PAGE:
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  • Tax avoidance schemes to watch out for

    Promoters are always looking for new ways to exploit the law or changes in the law. They promote schemes to people and promise tax benefits that aren't legally available.

    Tax avoidance schemes range from mass-marketed arrangements advertised to the public, to boutique or specialised arrangements offered directly to experienced investors. Some are marketed to individuals and may exploit people's social or environmental conscience and generosity.

    These schemes typically involve:

    • reducing a participant's taxable income
    • increasing their deductions against their income
    • increasing rebates
    • avoiding tax and other obligations entirely.

    A tax avoidance scheme may include complex transactions or distort the way funds are used in order to avoid tax or other obligations. It may also structure arrangements to:

    • incorrectly classify revenue as capital
    • exploit concessional tax rates
    • illegally release super funds early
    • inappropriately move funds through several entities, such as a series of trusts, to avoid or minimise tax that would otherwise be payable.

    Below are types of schemes we have seen.

    Current areas of concern

    Common tax avoidance arrangements

    • TA 2017/5A Addendum Claiming the Research and Development Tax Incentive for software development activities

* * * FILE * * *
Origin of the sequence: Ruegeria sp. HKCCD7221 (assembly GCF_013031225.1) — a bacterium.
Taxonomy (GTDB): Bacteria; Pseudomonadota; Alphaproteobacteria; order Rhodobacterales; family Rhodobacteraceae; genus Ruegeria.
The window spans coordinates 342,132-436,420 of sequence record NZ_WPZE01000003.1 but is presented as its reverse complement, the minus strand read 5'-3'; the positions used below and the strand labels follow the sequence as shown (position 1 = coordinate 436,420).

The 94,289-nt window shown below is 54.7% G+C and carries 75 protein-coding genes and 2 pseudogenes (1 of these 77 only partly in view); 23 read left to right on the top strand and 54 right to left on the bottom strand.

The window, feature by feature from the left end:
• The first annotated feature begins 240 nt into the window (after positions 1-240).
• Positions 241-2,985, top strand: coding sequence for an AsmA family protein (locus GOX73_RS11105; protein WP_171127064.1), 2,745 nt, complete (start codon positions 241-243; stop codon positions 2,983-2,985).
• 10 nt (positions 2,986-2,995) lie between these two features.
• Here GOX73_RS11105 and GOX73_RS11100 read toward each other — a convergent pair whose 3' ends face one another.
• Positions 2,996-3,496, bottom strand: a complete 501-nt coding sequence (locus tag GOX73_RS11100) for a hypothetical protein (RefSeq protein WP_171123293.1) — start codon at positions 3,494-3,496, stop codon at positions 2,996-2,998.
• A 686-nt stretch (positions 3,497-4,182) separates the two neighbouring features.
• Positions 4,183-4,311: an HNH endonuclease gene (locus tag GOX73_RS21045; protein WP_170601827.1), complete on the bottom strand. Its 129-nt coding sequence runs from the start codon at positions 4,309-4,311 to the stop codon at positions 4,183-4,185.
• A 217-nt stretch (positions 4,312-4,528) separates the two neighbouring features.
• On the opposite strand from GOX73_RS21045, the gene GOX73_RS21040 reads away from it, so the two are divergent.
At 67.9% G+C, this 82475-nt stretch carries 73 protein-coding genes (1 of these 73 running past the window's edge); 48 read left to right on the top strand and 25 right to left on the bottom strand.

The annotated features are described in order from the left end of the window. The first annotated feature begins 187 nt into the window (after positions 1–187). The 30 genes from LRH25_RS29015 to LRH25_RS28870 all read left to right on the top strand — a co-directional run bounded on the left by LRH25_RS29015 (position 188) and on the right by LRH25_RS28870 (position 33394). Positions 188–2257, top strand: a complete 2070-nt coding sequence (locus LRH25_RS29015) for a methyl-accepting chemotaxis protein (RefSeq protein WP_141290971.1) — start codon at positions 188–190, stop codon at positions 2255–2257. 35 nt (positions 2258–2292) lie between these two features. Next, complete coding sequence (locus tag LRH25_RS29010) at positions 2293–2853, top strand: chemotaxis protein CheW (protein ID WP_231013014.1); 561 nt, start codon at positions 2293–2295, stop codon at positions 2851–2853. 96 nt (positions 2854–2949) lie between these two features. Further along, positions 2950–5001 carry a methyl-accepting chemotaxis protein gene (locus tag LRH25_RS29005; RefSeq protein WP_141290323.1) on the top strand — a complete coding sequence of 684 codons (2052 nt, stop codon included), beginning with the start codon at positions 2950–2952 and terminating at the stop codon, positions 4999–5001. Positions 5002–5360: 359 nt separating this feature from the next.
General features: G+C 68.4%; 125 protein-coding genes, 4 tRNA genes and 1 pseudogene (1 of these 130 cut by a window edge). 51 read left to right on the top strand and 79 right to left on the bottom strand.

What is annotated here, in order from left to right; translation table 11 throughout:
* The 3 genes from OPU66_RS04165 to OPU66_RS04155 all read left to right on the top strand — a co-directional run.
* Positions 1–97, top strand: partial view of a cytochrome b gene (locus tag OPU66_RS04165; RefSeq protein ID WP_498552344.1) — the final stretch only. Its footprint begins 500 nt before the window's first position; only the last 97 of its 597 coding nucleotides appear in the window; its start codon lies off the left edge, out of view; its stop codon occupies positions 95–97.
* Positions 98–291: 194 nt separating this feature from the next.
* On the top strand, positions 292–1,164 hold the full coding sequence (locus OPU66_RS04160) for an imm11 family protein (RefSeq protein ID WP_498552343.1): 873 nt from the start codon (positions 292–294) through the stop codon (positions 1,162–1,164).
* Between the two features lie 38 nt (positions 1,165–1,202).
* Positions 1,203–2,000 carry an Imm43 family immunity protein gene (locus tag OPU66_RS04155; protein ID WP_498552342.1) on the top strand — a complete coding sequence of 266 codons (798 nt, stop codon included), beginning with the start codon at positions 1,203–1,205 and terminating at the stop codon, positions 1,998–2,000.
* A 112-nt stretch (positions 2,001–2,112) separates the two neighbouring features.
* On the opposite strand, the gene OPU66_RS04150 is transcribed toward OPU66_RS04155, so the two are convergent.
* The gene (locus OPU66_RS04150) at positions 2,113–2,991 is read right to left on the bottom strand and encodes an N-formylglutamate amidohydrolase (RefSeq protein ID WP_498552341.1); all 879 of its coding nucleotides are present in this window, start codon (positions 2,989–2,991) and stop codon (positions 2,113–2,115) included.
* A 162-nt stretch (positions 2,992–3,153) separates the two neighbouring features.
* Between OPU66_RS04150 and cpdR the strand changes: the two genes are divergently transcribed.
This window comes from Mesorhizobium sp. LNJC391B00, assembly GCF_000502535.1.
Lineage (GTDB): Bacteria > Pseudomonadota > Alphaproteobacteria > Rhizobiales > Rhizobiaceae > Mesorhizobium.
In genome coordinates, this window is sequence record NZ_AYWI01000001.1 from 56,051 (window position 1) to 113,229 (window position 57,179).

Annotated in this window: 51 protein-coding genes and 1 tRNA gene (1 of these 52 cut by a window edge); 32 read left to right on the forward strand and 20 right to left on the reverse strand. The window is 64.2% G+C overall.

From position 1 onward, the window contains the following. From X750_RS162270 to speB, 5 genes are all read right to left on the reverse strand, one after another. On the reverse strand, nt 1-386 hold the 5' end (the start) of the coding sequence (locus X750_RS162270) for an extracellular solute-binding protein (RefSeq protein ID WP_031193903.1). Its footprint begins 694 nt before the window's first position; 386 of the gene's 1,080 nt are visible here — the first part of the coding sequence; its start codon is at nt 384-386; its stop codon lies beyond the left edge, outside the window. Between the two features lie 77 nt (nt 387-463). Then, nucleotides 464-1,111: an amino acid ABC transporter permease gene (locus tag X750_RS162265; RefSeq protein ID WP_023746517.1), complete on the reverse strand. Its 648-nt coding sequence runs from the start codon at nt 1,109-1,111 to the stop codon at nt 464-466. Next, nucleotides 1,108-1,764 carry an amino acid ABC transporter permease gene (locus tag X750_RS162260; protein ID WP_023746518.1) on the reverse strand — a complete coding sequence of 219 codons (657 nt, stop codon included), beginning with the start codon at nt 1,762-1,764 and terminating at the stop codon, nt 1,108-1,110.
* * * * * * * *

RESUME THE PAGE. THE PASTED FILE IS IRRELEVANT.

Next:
• TA 2017/5 Claiming the Research and Development Tax Incentive for software development activities
    • TA 2017/4 Claiming the Research and Development Tax Incentive for agricultural activities
    • TA 2017/3 Claiming the Research and Development Tax Incentive for ordinary business activities
    • TA 2017/2 Claiming the Research and Development Tax Incentive for construction activities
    • TA 2016/6 Diverting personal services income to self-managed superannuation funds
    • TA 2016/5 Purported tax-exempt non-profit ‘foundations’ used to evade or avoid taxation obligations
    • TA 2015/4 Accessing business profits through an interposed partnership with a private company partner
    • TA 2015/3 Accessing the R&D Tax Incentive for ineligible broadacre farming activities
    • TA 2015/1 Dividend stripping arrangements involving the transfer of private company shares to a self-managed superannuation fund
    • TA 2014/1 Trusts mischaracterising property development receipts as capital gains
    • TA 2013/1 Arrangements to exploit mismatches between trust and taxable income
    • TA 2012/7 Self-managed superannuation arrangements to acquire property which contravene superannuation law
    • TA 2012/4 Accessing private company profits through a dividend access share arrangement attempting to circumventing taxation laws
    • TD 2012/1 Applying Part IVA to deny a deduction for some, or all, of the interest expense incurred in respect of an ‘investment loan interest payment arrangement'
    • TA 2011/2 Certain labour hire arrangements utilising a discretionary trust to split income

    See also:

    Last modified: 19 Nov 2019QC 33631